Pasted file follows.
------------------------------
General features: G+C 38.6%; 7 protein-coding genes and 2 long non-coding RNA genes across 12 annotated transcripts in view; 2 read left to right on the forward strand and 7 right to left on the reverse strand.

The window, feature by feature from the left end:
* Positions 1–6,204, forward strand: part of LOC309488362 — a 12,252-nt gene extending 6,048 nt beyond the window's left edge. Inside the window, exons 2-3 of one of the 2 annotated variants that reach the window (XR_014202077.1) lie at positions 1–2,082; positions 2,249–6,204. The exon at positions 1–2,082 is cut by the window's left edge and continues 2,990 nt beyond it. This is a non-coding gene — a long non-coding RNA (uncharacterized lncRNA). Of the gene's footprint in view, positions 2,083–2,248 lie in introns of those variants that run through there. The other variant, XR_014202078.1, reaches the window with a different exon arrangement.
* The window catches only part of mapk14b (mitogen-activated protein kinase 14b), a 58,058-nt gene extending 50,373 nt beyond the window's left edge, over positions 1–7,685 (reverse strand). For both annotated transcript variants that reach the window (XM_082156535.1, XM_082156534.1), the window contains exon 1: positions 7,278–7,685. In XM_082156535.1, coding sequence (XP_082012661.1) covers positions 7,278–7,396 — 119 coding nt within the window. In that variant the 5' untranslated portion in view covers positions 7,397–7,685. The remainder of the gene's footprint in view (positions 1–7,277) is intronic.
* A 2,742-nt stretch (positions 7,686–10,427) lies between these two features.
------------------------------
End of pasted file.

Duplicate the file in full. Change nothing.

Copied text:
General features: G+C 38.6%; 7 protein-coding genes and 2 long non-coding RNA genes across 12 annotated transcripts in view; 2 read left to right on the forward strand and 7 right to left on the reverse strand.

The window, feature by feature from the left end:
* Positions 1–6,204, forward strand: part of LOC309488362 — a 12,252-nt gene extending 6,048 nt beyond the window's left edge. Inside the window, exons 2-3 of one of the 2 annotated variants that reach the window (XR_014202077.1) lie at positions 1–2,082; positions 2,249–6,204. The exon at positions 1–2,082 is cut by the window's left edge and continues 2,990 nt beyond it. This is a non-coding gene — a long non-coding RNA (uncharacterized lncRNA). Of the gene's footprint in view, positions 2,083–2,248 lie in introns of those variants that run through there. The other variant, XR_014202078.1, reaches the window with a different exon arrangement.
* The window catches only part of mapk14b (mitogen-activated protein kinase 14b), a 58,058-nt gene extending 50,373 nt beyond the window's left edge, over positions 1–7,685 (reverse strand). For both annotated transcript variants that reach the window (XM_082156535.1, XM_082156534.1), the window contains exon 1: positions 7,278–7,685. In XM_082156535.1, coding sequence (XP_082012661.1) covers positions 7,278–7,396 — 119 coding nt within the window. In that variant the 5' untranslated portion in view covers positions 7,397–7,685. The remainder of the gene's footprint in view (positions 1–7,277) is intronic.
* A 2,742-nt stretch (positions 7,686–10,427) lies between these two features.